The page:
Instead, they’ve allowed her to allege that News Corp. had actually been plotting her demise for at least five years before the Simpson debacle. “This smear campaign was necessary to advance News Corp.’s political agenda, which has long centered on protecting Rudy Giuliani’s presidential ambitions,” they write in paragraph 1 of the complaint. “Defendants knew they would be protecting Giuliani if they could preemptively discredit her,” the complaint continues.

As I understand it, Regan’s saying that News Corp. has been undermining her credibility for years because it feared she knew about unspecified skeletons in Giuliani’s closet that she had learned during her 2001 affair with then-Mayor Giuliani’s then-Police Chief Bernard Kerik and, further, that the company anticipated Regan might go public with if Giuliani ever ran for president. (Or maybe she is only saying she knew skeletons about Kerik, but those, by association, would have been harmful to Giuliani; I’m not sure.)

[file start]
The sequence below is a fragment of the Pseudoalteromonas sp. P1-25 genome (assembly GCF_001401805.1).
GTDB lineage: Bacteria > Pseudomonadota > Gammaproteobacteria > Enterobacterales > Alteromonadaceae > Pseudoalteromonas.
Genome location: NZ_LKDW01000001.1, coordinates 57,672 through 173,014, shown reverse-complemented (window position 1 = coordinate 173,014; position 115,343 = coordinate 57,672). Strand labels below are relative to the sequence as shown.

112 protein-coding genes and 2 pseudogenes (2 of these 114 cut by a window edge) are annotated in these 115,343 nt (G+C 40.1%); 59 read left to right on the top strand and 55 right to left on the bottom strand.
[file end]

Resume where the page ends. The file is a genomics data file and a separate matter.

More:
The company also needed to discredit her, she theorizes, in case she were ever to reveal that in December 2004 two senior News Corp. executives had allegedly advised her to lie to investigators and conceal evidence from them when they began probing Kerik.

A spokeswoman for News Corp. has called the suit “preposterous,” and a spokesperson for HarperCollins and Friedman echoed that sentiment to me.